Exercise for the Elderly
The benefits of exercise throughout life are often publicized. But is it really safe for the elderly to exercise? Of course! I've been teaching seniors for over 20 years, and I know first-hand the health improvements in the lives of hundreds of the 65+ population.
According to the American Academy of Family Physicians, almost all older people can benefit from additional physical activity. Regular exercise prevents chronic disease, improves mood and lowers chances of injury.
With age, the body does take a little longer to repair itself, but moderate physical activity is good for people of all ages and ability levels. In fact, the benefits of your elderly parents exercising regularly far outweigh the risks.
Even elderly people with chronic illnesses can exercise in a safe manor. Many medical conditions are improved with exercise, including Alzheimer's and dementia, heart disease, diabetes, colon cancer, high blood pressure and obesity. Regular exercise provides a myriad of health benefits, including improvements in blood pressure, diabetes, lipid profile, osteoarthritis, osteoporosis, and brain function.
Regular exercise improves the following:
- Immune Function. A healthy, strong body fights off infection and sickness more easily and more quickly.
- Cardio-Respiratory and Cardiovascular Function. Frequent physical activity lowers the risk of heart disease and high blood pressure. If the elderly person has hypertension, exercise will help lower their blood pressure.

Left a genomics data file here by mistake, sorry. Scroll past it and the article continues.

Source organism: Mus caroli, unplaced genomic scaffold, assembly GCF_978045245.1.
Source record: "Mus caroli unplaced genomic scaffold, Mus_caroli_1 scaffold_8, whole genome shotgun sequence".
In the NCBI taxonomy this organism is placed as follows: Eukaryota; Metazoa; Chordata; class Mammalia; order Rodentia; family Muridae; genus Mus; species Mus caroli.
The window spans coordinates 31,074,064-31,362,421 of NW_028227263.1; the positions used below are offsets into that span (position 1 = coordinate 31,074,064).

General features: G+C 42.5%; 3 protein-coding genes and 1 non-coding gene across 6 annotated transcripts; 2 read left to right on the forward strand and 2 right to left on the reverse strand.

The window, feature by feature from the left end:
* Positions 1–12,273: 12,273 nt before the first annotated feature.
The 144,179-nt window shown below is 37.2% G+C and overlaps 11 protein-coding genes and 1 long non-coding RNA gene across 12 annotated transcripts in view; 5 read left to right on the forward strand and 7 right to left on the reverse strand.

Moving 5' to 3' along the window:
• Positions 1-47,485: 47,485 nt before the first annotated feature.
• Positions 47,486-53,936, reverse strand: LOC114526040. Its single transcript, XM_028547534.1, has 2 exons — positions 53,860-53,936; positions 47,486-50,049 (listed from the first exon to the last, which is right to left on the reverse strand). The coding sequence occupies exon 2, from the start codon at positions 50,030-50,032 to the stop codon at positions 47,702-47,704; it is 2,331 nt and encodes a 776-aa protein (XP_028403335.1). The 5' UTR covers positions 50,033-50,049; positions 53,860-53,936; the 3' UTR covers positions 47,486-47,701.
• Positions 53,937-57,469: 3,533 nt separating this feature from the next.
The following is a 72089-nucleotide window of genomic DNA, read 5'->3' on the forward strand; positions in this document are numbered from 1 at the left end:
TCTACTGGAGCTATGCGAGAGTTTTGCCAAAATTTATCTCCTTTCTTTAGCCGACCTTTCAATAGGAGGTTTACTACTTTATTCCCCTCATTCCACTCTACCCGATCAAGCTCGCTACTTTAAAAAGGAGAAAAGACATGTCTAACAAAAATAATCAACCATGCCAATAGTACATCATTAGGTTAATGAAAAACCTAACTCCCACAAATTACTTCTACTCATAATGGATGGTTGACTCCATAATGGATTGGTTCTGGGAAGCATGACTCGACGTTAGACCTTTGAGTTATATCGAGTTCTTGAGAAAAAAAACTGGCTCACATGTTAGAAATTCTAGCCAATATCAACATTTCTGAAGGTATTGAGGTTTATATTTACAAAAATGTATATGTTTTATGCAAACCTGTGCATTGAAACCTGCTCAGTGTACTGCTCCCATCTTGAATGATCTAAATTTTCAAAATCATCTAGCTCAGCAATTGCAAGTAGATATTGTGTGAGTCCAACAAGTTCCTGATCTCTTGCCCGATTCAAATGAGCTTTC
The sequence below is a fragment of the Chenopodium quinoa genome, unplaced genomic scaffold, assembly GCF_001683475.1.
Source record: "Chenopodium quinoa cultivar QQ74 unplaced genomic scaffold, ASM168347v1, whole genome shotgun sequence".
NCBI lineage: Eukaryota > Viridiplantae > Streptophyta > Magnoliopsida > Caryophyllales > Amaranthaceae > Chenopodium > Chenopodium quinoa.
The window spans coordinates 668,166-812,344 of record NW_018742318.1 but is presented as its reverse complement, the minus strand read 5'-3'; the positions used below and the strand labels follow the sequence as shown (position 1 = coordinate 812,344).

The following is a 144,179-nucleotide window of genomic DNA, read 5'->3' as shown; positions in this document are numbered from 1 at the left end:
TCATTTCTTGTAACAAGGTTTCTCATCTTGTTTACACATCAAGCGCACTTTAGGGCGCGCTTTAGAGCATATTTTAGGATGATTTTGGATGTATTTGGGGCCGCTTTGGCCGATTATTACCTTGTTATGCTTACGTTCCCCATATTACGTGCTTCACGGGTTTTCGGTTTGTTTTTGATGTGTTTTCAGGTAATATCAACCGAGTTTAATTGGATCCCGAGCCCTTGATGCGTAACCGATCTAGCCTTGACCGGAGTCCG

- Bone Density and Risk of Osteoporosis. Exercise protects against loss in bone mass. Better bone density will reduce the risk of osteoporosis, lower the risk of falling and prevent broken bones.
- Gastrointestinal Function. Regular exercise helps boost your metabolism and promotes the efficient elimination of waste and encourages digestive health.
- Chronic Conditions and Cancer. Physical activity lowers risk of serious conditions such as Alzheimer's disease and dementia, diabetes, obesity, heart disease, osteoporosis and colon cancer, to name a few. It also helps in the management of high cholesterol and arthritis pain.
- A consistent exercise schedule is also associated with decreased mortality and age-related morbidity in older adults. In addition, a study by the Journal of the American Geriatrics Society examined exercise in the elderly and found that training led to improvements in functional reach and balance and reduced the participants' fear of falling.
Stronger Seniors Chair Exercise DVD Videos